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Stock market carnage returns to calm after the biggest drop in more than two years

September 14, 2022, 9:22 AM UTC
Traders work on the floor of the New York Stock Exchange during afternoon trading on September 13, 2022
Traders work on the floor of the New York Stock Exchange during afternoon trading on September 13, 2022
Michael M. Santiago—Getty Images

A semblance of calm returned to markets on Wednesday after the carnage sparked by hotter-than-expected American inflation that prompted investors to reassess the outlook for interest rates and economic growth.

US equity-index futures were steady after shares had their biggest drop in more than two years Tuesday, with the S&P 500 falling more than 4% and the Nasdaq 100 sliding more than 5%. A gauge of the dollar was little changed after jumping the most in three months on Tuesday. The 10-year Treasury yield ticked higher, hovering near a decade-peak.

The US inflation reading that triggered the stock rout — reversing a four-day rally — has swaps traders certain the Federal Reserve will raise interest rates three-quarters of a percentage point next week, with some wagers appearing for a full-point move. That leaves investors weighing the prospect of tighter conditions across a swath of markets after jumping back into risk-sensitive assets in recent days on hopes that inflation would cool more. 

“An easing in inflationary pressure later this year will allow the Fed to broaden its focus again in order to manage the economic slowdown. However, we are not there yet,” said Mathieu Racheter, head of equity strategy at Bank Julius Baer. “In the meantime, earnings estimates will likely continue to be adjusted downwards, while higher real rates keep valuations at bay. For now, we recommend staying defensively positioned.”

World markets

The Stoxx Europe 600 index slipped about 0.5%, with utilities leading the decline as the European Commission considers plans to contain the energy crisis. The UK’s benchmark underperformed after Britain’s inflation rate eased from its highest rate in four decades, while still leaving the pace of price increases uncomfortably high for the Bank of England.

Asian stocks and bonds tumbled in the wake of the broad-based selloff on Wall Street while the yen strengthened after Japan warned of possible intervention in the currency market. Equity indexes in Japan, Hong Kong and Australia slumped.

The yen pulled back from a slide toward the key 145 level versus the dollar after a Nikkei report that the Bank of Japan conducted a so-called rate check with traders to see the price of the currency against the greenback. The finance minister warned he wouldn’t rule out any response if current trends continued. The country’s 10-year bond yield rose to 0.25%, the upper end of the central bank’s policy band.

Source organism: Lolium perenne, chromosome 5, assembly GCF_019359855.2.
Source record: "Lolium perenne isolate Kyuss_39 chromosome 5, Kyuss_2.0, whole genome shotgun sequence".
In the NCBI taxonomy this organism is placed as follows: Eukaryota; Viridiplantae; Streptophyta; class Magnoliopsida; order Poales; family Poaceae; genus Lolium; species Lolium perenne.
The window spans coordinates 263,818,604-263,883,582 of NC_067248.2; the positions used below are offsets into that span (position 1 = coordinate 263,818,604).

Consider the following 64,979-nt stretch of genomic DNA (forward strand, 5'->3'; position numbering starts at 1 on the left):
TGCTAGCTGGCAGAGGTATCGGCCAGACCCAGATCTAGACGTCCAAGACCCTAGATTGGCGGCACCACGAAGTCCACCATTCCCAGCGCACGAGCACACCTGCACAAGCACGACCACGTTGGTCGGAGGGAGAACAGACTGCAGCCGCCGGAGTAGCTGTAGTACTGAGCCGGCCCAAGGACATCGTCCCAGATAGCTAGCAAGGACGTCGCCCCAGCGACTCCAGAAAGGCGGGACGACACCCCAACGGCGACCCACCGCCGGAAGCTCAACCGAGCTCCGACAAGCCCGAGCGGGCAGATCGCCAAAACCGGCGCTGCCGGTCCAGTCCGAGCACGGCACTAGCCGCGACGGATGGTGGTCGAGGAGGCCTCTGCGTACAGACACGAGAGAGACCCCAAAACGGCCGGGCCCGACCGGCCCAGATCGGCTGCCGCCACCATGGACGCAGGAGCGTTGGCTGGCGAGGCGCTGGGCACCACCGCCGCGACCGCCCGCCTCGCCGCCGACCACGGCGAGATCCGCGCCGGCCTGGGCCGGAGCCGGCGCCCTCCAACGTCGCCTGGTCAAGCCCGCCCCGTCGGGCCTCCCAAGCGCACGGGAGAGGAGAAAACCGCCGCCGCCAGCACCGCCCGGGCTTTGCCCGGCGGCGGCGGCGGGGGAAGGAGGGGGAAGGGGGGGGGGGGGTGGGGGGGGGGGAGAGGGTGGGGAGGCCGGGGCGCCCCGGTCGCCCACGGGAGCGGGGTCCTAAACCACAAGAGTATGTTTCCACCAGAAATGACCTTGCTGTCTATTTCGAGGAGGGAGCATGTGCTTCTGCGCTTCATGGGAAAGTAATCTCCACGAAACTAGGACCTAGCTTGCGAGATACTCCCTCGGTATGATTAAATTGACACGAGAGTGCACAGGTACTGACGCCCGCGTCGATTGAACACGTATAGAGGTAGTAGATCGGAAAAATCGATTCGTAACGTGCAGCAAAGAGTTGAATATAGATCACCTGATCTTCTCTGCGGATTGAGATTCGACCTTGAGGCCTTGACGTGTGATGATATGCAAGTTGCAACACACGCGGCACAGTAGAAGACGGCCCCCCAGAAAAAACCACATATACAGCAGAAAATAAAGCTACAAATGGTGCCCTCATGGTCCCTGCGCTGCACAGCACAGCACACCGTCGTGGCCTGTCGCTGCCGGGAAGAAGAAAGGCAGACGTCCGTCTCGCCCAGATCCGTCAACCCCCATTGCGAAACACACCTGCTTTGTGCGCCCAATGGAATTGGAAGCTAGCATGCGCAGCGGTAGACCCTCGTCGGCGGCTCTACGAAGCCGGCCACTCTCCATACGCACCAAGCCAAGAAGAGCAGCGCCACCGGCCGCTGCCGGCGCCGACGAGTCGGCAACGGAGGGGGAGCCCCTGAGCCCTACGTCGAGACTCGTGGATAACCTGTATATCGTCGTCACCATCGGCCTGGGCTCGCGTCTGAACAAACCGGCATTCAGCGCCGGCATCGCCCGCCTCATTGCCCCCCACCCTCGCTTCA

The reversal in markets casts a dark shadow over the debate about the outlook for the global economy and markets. Bank of America Corp.’s latest survey showed the number of investors expecting a recession has reached the highest since May 2020.

The two-year Treasury yield, the most sensitive to policy changes, rose three basis points after jumping as much as 22 basis points Tuesday, pushing it more than 30 basis points above the 10-year rate and deepening an inversion in what is generally a recession warning.

“Markets had tried desperately to spin a bull case and fight the Fed, basically, and that’s a dangerous place to be,” Carol Schleif, deputy chief investment officer at BMO Family Office said on Bloomberg TV. Looking further ahead, she pointed to “a great deal of fiscal stimulus on its way into the market to take some of the place of the monetary stimulus that’s being withdrawn.”

The US consumer price index increased 0.1% from July, after no change in the prior month, Labor Department data showed. From a year earlier, prices climbed 8.3%, a slight deceleration but still more than the median estimate of 8.1%. So-called core CPI, which strips out the more volatile food and energy components, also topped forecasts. 

The greenback’s strength weighed Asian currencies, with the Korean won among the big decliners. The People’s Bank of China set the daily reference rate for the yuan at the strongest bias on record versus the average estimate in a Bloomberg survey of analysts and traders. 

“Many emerging markets are feeling the heat of the strong US dollar,” said Chi Lo, senior market strategist for Asia Pacific at BNP Paribas Asset Management, citing their debt burdens in greenbacks. “Only China can afford to defy this global rate-rise trend by keeping its easing policy stance.”

Bitcoin nursed a drop of 10% overnight, the biggest decline since cryptocurrencies plunged in June. 

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